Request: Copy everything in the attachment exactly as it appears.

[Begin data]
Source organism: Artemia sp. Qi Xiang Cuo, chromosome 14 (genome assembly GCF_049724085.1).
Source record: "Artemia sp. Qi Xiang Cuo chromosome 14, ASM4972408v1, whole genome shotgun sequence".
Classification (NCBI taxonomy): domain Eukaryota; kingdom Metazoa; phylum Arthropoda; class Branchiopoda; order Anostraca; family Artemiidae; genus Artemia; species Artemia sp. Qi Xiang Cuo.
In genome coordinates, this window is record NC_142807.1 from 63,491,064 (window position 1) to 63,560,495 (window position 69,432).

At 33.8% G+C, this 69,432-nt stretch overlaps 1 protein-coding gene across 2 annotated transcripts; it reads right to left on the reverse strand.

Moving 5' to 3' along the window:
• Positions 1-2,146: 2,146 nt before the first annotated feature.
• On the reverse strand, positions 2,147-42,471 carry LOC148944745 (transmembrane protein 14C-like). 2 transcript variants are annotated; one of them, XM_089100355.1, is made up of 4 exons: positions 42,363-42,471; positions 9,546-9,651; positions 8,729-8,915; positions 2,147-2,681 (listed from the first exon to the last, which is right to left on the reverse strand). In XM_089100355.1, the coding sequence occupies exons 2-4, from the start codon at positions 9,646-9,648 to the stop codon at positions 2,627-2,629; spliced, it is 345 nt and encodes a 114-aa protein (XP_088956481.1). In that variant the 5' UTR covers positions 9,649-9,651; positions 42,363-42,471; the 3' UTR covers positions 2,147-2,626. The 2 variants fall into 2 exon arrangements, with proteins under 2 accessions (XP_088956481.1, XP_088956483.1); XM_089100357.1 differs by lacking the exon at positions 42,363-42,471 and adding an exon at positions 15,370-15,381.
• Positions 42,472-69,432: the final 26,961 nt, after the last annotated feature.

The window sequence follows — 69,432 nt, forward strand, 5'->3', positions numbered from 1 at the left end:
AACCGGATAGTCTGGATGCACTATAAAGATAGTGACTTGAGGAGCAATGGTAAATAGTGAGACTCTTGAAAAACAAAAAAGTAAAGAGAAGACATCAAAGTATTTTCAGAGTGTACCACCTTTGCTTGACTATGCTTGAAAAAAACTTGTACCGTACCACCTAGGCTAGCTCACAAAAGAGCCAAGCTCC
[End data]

Source organism: Artemia sp. Qi Xiang Cuo, chromosome 14 (genome assembly GCF_049724085.1).
Source record: "Artemia sp. Qi Xiang Cuo chromosome 14, ASM4972408v1, whole genome shotgun sequence".
Classification (NCBI taxonomy): domain Eukaryota; kingdom Metazoa; phylum Arthropoda; class Branchiopoda; order Anostraca; family Artemiidae; genus Artemia; species Artemia sp. Qi Xiang Cuo.
In genome coordinates, this window is record NC_142807.1 from 63,491,064 (window position 1) to 63,560,495 (window position 69,432).

At 33.8% G+C, this 69,432-nt stretch overlaps 1 protein-coding gene across 2 annotated transcripts; it reads right to left on the reverse strand.

Moving 5' to 3' along the window:
• Positions 1-2,146: 2,146 nt before the first annotated feature.
• On the reverse strand, positions 2,147-42,471 carry LOC148944745 (transmembrane protein 14C-like). 2 transcript variants are annotated; one of them, XM_089100355.1, is made up of 4 exons: positions 42,363-42,471; positions 9,546-9,651; positions 8,729-8,915; positions 2,147-2,681 (listed from the first exon to the last, which is right to left on the reverse strand). In XM_089100355.1, the coding sequence occupies exons 2-4, from the start codon at positions 9,646-9,648 to the stop codon at positions 2,627-2,629; spliced, it is 345 nt and encodes a 114-aa protein (XP_088956481.1). In that variant the 5' UTR covers positions 9,649-9,651; positions 42,363-42,471; the 3' UTR covers positions 2,147-2,626. The 2 variants fall into 2 exon arrangements, with proteins under 2 accessions (XP_088956481.1, XP_088956483.1); XM_089100357.1 differs by lacking the exon at positions 42,363-42,471 and adding an exon at positions 15,370-15,381.
• Positions 42,472-69,432: the final 26,961 nt, after the last annotated feature.

The window sequence follows — 69,432 nt, forward strand, 5'->3', positions numbered from 1 at the left end:
AACCGGATAGTCTGGATGCACTATAAAGATAGTGACTTGAGGAGCAATGGTAAATAGTGAGACTCTTGAAAAACAAAAAAGTAAAGAGAAGACATCAAAGTATTTTCAGAGTGTACCACCTTTGCTTGACTATGCTTGAAAAAAACTTGTACCGTACCACCTAGGCTAGCTCACAAAAGAGCCAAGCTCC